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budget briefcase

Autumn Budget 2017: What you need to know

It's been touted as a budget for Millennials and to include measures to tackle the housing crisis - but what did today's budget actually include?

Well, the big announcements by Chancellor Phillip Hammond included changes to Stamp Duty for first-time buyers, and some adjustments to Universal Credit.

Here's everything you need to know about how the budget will affect you.


If you are claiming or are likely to claim Universal Credit

The seven-day waiting period at the start of new UC claims will be removed from February 2018.

You'll be able to access a full month’s advance payment within five days of making your claim from January 2018. You can claim this online. Repayments of this advance will be over 12 months rather than the current six.

Anyone receiving Housing Benefit at the time of a UC application will continue to receive the benefit for a further two weeks. This change will start in April 2018.

The full roll-out of the full UC service will now be complete by December 2018.

Universal Credit explained



If you are a first-time buyer

Stamp Duty will be abolished for first-time buyers on the first £300,000 of properties in England, Wales and Northern Ireland. The existing rate of 5% will apply between £300,000 and £500,000.

However if the property is worth more than £500,000 then normal Stamp Duty rates will apply to the whole cost, including the first £300,000.

This will be from today, 22nd November 2017.

There will also be investment to encourage the building of new homes.

If you have an empty property

Councils will be able to charge 100% Council Tax on empty properties.



If you are a low earner

The personal allowance - the amount most people can earn before Income Tax is due - will increase from £11,500 to £11,850 in April 2018. This means those earning above this amount will pay £70 less tax a year.

If you earn above £45,000

Also from April 2018, the threshold where the Higher Rate tax rate (40%) begins will increase to £46,350. This could be worth £270 a year.

Read our guide to National Insurance

If you were widowed in the last four years

Anyone who lost their partner in the last four years will be able to claim the Marriage Allowance and backdate it by up to four years. However, the existing eligibility criteria remain, meaning you need to have been married or in a civil partnership, and one must have been a non-tax payer, and the other half a basic rate taxpayer.

How the marriage allowance works



If you earn the Living Wage

In April 2018, the Living Wage will increase from £7.50 to £7.83 per hour. If you work full time this will be worth an extra £600 a year. This is the rate that applies to over 25s.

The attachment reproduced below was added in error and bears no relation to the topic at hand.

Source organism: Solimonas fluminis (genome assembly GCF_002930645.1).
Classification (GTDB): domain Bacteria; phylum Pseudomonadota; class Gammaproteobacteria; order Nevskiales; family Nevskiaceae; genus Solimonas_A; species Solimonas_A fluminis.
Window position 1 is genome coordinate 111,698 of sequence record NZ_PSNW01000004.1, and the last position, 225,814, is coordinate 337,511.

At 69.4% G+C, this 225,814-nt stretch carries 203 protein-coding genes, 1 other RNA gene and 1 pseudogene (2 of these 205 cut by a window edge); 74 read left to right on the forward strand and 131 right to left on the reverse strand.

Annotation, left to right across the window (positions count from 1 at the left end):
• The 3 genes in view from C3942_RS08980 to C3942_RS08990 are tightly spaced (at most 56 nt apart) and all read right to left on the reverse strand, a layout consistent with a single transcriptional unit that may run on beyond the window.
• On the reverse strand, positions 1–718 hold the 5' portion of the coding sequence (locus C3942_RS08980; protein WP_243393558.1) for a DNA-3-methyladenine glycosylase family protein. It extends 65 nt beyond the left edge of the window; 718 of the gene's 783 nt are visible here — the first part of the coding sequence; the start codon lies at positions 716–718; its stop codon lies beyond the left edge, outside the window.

The minimum wage will also increase.



If you buy petrol or diesel fuel

Fuel duty will be frozen, though that doesn’t mean prices at the pump will stay the same. They can still go up and down depending on the cost of the fuel itself.

How to save fuel when driving

If you drive a diesel car

From next April there will be an increase in Vehicle Excise Duty (VED), what we all usually refer to as road tax, for diesel cars registered after 1st April 2018. They will be treated as the VED band above. It’s for cars only, so other vehicles won’t be affected. 

Any more efficient "next-generation" diesels introduced to meet latest standards will not be subject to the increase.

Car tax bands explained

If you have an electric car

There will be investment in infrastructure for charging electric cars. Also if you charge it at work there won’t be a benefit in kind charge.

If you fly

Air Passenger Duty (APD) will be frozen for short-haul flights, and also for economy long-haul flights from April 2019. However this will paid for by an increase to the APD for premium seats and private aircraft.

If you are under 30 and get the train

There will be a new railcard for 26 to 30-year-olds, offering a third off some fares. It will be introduced in Spring 2018.



If you are a smoker or drinker

Tax on beer, wine, spirits and cider will be frozen, though there will be an increase for high strength alcohol, including some ciders. There will be a 2% plus inflation increase to tobacco duty. Hand-rolling tobacco duty will increase by 3% plus inflation.

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